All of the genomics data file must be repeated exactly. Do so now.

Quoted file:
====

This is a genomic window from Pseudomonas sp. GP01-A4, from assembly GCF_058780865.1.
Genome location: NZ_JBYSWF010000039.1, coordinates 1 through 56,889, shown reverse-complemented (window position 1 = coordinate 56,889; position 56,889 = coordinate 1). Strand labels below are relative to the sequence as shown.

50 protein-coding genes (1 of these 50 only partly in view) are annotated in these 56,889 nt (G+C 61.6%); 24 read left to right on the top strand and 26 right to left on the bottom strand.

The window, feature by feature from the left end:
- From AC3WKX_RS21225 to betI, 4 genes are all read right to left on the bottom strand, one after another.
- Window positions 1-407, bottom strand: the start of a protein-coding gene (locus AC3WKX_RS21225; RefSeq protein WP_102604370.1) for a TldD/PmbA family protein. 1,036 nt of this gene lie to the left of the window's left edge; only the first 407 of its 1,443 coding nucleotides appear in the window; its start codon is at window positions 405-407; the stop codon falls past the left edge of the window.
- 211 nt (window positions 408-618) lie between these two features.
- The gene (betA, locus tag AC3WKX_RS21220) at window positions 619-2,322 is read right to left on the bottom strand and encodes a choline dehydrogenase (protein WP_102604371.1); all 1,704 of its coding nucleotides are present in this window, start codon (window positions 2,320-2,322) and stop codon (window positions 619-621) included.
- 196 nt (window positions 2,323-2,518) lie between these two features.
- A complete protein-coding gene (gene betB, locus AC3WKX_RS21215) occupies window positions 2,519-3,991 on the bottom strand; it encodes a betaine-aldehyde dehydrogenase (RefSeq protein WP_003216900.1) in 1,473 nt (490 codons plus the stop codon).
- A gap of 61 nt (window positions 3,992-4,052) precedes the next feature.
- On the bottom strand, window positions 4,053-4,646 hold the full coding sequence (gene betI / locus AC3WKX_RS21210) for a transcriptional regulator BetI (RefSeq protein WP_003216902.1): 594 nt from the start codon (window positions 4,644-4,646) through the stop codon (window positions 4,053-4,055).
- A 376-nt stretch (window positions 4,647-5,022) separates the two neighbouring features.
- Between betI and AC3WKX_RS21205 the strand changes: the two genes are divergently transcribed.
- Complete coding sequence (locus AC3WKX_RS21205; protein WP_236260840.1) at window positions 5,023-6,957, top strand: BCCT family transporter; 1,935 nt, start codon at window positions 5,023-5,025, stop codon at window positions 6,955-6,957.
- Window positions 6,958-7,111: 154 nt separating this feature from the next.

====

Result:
This is a genomic window from Pseudomonas sp. GP01-A4, from assembly GCF_058780865.1.
Genome location: NZ_JBYSWF010000039.1, coordinates 1 through 56,889, shown reverse-complemented (window position 1 = coordinate 56,889; position 56,889 = coordinate 1). Strand labels below are relative to the sequence as shown.

50 protein-coding genes (1 of these 50 only partly in view) are annotated in these 56,889 nt (G+C 61.6%); 24 read left to right on the top strand and 26 right to left on the bottom strand.

The window, feature by feature from the left end:
- From AC3WKX_RS21225 to betI, 4 genes are all read right to left on the bottom strand, one after another.
- Window positions 1-407, bottom strand: the start of a protein-coding gene (locus AC3WKX_RS21225; RefSeq protein WP_102604370.1) for a TldD/PmbA family protein. 1,036 nt of this gene lie to the left of the window's left edge; only the first 407 of its 1,443 coding nucleotides appear in the window; its start codon is at window positions 405-407; the stop codon falls past the left edge of the window.
- 211 nt (window positions 408-618) lie between these two features.
- The gene (betA, locus tag AC3WKX_RS21220) at window positions 619-2,322 is read right to left on the bottom strand and encodes a choline dehydrogenase (protein WP_102604371.1); all 1,704 of its coding nucleotides are present in this window, start codon (window positions 2,320-2,322) and stop codon (window positions 619-621) included.
- 196 nt (window positions 2,323-2,518) lie between these two features.
- A complete protein-coding gene (gene betB, locus AC3WKX_RS21215) occupies window positions 2,519-3,991 on the bottom strand; it encodes a betaine-aldehyde dehydrogenase (RefSeq protein WP_003216900.1) in 1,473 nt (490 codons plus the stop codon).
- A gap of 61 nt (window positions 3,992-4,052) precedes the next feature.
- On the bottom strand, window positions 4,053-4,646 hold the full coding sequence (gene betI / locus AC3WKX_RS21210) for a transcriptional regulator BetI (RefSeq protein WP_003216902.1): 594 nt from the start codon (window positions 4,644-4,646) through the stop codon (window positions 4,053-4,055).
- A 376-nt stretch (window positions 4,647-5,022) separates the two neighbouring features.
- Between betI and AC3WKX_RS21205 the strand changes: the two genes are divergently transcribed.
- Complete coding sequence (locus AC3WKX_RS21205; protein WP_236260840.1) at window positions 5,023-6,957, top strand: BCCT family transporter; 1,935 nt, start codon at window positions 5,023-5,025, stop codon at window positions 6,955-6,957.
- Window positions 6,958-7,111: 154 nt separating this feature from the next.